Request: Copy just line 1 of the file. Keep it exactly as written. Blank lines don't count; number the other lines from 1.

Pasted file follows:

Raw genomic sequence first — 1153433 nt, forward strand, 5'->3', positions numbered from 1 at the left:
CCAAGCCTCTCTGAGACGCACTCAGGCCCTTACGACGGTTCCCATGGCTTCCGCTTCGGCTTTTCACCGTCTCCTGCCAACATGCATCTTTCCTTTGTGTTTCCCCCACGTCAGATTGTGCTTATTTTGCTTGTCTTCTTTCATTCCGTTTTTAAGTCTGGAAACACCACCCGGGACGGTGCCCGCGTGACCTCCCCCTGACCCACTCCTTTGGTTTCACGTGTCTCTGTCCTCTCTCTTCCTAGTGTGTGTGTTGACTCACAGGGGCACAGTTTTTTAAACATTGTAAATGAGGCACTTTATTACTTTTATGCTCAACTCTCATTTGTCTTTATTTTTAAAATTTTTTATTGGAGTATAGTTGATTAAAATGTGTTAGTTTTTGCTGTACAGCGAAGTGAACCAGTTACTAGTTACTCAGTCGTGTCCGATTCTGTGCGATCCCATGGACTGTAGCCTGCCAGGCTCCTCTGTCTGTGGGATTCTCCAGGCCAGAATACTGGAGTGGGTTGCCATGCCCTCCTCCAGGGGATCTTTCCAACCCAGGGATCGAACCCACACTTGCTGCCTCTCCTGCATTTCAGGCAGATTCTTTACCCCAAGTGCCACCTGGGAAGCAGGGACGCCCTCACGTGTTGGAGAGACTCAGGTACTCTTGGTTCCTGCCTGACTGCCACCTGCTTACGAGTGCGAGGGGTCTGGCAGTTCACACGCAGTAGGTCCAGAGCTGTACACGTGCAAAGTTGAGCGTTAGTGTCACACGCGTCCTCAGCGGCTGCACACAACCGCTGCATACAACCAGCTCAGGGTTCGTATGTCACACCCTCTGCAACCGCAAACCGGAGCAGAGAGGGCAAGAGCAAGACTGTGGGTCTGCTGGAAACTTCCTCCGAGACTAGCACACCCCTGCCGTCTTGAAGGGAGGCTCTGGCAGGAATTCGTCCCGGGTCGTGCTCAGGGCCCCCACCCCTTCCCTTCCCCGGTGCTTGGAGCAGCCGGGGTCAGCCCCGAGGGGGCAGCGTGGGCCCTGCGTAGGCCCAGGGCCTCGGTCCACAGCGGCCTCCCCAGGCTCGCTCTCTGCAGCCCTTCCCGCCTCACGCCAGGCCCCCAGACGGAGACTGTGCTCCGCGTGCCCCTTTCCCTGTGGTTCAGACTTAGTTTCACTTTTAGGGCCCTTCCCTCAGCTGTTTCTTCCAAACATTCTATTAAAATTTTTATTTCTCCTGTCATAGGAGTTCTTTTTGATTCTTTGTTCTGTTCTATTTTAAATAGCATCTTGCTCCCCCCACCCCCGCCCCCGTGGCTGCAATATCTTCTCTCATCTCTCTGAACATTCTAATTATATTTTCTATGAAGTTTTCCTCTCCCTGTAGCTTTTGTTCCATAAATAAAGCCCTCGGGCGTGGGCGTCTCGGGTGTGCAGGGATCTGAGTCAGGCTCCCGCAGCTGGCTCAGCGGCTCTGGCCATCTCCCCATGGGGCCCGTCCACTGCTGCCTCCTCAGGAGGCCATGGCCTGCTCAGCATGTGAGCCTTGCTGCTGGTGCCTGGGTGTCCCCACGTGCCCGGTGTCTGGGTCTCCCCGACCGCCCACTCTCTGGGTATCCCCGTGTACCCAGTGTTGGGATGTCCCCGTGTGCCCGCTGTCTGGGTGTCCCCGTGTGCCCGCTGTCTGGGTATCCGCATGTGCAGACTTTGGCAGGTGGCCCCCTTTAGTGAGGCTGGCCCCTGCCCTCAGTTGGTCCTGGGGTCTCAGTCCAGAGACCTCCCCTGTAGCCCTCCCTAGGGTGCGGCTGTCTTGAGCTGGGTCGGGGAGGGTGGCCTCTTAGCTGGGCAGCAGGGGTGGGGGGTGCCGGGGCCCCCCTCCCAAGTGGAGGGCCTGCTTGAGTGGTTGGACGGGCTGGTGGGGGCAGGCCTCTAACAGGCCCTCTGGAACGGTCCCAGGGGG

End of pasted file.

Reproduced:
Raw genomic sequence first — 1153433 nt, forward strand, 5'->3', positions numbered from 1 at the left: